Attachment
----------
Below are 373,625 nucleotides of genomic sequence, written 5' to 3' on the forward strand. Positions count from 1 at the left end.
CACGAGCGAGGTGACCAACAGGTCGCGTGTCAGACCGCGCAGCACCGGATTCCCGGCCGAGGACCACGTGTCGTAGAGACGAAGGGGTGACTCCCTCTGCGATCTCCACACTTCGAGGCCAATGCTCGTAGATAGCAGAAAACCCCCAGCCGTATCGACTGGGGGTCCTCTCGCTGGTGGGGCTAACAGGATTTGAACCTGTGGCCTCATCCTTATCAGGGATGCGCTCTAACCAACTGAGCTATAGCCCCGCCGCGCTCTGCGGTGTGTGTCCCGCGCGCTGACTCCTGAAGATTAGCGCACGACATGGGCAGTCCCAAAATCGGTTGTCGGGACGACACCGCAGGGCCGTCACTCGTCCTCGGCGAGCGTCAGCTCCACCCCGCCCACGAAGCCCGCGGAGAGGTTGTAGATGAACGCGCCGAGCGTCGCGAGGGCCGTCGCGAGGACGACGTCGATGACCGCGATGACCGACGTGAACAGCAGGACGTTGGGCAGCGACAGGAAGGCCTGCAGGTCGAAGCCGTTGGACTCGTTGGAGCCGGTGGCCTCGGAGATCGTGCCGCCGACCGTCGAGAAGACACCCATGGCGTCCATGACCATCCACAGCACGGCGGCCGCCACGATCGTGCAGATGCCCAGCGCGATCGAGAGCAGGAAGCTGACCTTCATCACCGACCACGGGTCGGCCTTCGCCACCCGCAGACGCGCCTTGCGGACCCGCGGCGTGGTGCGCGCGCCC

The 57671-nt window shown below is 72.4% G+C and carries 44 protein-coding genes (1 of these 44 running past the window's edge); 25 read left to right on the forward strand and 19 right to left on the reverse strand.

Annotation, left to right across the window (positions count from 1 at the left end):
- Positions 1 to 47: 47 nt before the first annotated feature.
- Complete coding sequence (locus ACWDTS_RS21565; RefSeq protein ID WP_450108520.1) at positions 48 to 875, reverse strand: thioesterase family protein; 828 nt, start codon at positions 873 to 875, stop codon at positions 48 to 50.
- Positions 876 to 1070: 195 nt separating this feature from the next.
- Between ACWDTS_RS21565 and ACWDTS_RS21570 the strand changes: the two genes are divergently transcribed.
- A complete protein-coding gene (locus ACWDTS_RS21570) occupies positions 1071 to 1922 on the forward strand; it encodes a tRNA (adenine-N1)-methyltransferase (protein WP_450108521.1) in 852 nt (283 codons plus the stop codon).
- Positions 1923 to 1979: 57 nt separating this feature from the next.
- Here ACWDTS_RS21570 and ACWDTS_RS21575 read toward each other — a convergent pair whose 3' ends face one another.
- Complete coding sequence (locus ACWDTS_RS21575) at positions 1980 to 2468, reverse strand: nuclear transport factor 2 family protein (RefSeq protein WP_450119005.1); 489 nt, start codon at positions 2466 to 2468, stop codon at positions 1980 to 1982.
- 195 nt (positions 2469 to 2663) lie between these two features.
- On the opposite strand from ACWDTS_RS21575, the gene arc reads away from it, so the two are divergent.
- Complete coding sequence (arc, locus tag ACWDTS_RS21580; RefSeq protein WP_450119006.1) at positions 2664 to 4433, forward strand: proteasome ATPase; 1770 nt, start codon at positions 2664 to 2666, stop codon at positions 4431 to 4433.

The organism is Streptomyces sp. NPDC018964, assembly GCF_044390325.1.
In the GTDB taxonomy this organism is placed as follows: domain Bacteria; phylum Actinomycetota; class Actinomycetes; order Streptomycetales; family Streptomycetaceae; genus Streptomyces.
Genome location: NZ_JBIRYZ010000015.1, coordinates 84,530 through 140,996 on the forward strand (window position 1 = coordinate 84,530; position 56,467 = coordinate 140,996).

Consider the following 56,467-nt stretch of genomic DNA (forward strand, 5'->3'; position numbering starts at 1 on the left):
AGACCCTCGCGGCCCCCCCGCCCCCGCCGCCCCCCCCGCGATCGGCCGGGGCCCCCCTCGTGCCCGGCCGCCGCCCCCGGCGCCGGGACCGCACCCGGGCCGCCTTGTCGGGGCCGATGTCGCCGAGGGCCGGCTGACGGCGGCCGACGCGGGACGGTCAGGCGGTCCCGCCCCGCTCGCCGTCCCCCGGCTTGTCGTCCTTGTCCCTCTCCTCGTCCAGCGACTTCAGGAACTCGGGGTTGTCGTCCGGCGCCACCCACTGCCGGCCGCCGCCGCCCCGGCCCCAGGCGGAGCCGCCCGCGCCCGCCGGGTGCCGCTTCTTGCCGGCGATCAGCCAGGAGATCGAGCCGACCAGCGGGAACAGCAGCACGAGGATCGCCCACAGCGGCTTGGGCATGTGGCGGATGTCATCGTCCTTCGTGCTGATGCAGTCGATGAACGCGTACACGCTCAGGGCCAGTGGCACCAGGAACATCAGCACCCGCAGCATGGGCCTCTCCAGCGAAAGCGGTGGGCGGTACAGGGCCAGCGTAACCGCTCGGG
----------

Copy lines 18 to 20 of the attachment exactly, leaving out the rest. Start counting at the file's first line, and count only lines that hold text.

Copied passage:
Genome location: NZ_JBIRYZ010000015.1, coordinates 84,530 through 140,996 on the forward strand (window position 1 = coordinate 84,530; position 56,467 = coordinate 140,996).

Consider the following 56,467-nt stretch of genomic DNA (forward strand, 5'->3'; position numbering starts at 1 on the left):
AGACCCTCGCGGCCCCCCCGCCCCCGCCGCCCCCCCCGCGATCGGCCGGGGCCCCCCTCGTGCCCGGCCGCCGCCCCCGGCGCCGGGACCGCACCCGGGCCGCCTTGTCGGGGCCGATGTCGCCGAGGGCCGGCTGACGGCGGCCGACGCGGGACGGTCAGGCGGTCCCGCCCCGCTCGCCGTCCCCCGGCTTGTCGTCCTTGTCCCTCTCCTCGTCCAGCGACTTCAGGAACTCGGGGTTGTCGTCCGGCGCCACCCACTGCCGGCCGCCGCCGCCCCGGCCCCAGGCGGAGCCGCCCGCGCCCGCCGGGTGCCGCTTCTTGCCGGCGATCAGCCAGGAGATCGAGCCGACCAGCGGGAACAGCAGCACGAGGATCGCCCACAGCGGCTTGGGCATGTGGCGGATGTCATCGTCCTTCGTGCTGATGCAGTCGATGAACGCGTACACGCTCAGGGCCAGTGGCACCAGGAACATCAGCACCCGCAGCATGGGCCTCTCCAGCGAAAGCGGTGGGCGGTACAGGGCCAGCGTAACCGCTCGGG